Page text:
Dancing Into Battle: A Social History of the Battle of Waterloo
Phoenix House, 2007
A Regency Enthusiast can hardly escape books about each and every military aspect about the Battle of Waterloo. I am therefore grateful to Nick Foulkes, who looked into the social and everyday aspects of the lives of English soldiers and expatriate families in Brussels during the weeks leading up to the battle: From mobilising and transporting English troops to Belgium and an insight into the lives and pleasures of ordinary soldiers to the happy-go-lucky socialites holding balls and picnics – while Napoleon is closing in. Nick Foulkes creates entertaining and authentic historical scenes. His book is based on original sources such as documents from the Goodwood Collections, letters of the Duke of Beaufort and the memoirs of James Gunn of the 42nd (Black Watch) Regiment. Foulkes lets the reader travel with officers, soldiers and tourists, visit their parties, and finally join them on (the edge of) the battlefield.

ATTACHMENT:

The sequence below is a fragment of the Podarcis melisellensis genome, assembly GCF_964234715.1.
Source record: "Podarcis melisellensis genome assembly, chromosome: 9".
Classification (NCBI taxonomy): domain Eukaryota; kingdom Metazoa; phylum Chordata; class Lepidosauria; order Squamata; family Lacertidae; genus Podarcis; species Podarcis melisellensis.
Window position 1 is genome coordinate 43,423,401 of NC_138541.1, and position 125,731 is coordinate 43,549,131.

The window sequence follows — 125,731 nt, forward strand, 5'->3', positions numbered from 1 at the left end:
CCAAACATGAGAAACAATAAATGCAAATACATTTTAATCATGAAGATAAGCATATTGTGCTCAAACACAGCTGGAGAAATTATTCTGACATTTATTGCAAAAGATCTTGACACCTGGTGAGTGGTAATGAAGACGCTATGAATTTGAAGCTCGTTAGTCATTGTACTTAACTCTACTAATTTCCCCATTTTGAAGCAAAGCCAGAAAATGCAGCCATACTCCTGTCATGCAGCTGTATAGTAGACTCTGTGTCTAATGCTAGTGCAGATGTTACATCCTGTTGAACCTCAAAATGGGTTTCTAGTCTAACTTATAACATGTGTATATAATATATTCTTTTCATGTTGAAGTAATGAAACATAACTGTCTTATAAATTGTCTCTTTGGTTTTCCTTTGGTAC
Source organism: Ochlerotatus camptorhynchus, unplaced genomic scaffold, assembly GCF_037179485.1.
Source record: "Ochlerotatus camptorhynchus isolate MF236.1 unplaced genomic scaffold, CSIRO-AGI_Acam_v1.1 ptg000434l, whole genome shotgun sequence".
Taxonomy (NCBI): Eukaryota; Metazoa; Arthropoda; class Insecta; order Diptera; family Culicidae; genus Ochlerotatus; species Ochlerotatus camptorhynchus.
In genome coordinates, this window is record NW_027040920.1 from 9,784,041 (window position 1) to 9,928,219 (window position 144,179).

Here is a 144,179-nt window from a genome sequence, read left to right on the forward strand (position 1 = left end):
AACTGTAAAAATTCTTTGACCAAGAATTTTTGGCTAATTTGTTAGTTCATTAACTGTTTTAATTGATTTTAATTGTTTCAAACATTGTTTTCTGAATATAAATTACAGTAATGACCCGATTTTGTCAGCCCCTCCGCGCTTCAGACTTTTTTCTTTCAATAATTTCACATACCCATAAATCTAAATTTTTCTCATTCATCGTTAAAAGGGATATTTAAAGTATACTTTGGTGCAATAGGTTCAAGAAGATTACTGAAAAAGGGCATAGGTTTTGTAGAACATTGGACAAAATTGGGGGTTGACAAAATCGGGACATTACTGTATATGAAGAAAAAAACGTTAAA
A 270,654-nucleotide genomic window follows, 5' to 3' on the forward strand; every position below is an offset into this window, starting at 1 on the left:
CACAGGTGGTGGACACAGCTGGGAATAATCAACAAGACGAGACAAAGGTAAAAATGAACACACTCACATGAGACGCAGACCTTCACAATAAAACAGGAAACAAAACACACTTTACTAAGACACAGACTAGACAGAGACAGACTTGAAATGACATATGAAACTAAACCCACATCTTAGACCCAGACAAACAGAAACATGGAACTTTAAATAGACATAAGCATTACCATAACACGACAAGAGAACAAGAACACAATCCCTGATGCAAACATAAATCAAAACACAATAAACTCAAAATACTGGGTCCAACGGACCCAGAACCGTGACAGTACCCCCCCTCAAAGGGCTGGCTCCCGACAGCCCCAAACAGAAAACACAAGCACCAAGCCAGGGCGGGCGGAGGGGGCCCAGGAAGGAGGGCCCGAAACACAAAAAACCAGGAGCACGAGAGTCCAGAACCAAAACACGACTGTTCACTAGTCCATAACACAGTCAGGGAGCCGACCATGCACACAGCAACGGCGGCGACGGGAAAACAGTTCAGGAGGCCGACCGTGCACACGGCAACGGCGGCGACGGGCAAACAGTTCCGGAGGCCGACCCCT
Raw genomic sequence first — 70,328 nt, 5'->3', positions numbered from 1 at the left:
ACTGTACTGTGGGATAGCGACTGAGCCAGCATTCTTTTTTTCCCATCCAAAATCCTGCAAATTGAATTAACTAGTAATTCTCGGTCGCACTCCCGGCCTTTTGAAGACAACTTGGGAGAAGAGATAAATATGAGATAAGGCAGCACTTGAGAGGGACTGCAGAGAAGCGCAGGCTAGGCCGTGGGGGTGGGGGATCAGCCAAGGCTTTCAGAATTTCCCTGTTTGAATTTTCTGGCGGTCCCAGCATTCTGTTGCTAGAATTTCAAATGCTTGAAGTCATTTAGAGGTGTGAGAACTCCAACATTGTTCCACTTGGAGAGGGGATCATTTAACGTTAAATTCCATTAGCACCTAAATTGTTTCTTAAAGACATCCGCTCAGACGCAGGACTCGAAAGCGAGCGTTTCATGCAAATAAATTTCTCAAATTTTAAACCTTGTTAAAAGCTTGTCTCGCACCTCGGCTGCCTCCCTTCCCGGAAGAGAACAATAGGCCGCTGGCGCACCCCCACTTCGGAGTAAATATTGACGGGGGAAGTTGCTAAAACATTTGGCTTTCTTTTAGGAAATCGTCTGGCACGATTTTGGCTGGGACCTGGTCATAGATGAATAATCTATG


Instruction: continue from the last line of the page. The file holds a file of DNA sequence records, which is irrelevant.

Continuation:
A focus of the book is on the experiences of the family of the Duke of Richmond. Even though the Duchess of Richmond’s ball on the eve of the battle is not a new topic for research, I enjoyed seeing its glamour unfurl while, behind the glittering scene, preparations for war unfolded.
The book was helpful to check some details for my post “Writer’s Travel Guide: Lyme Park- An Austen Drama in its Own Right“.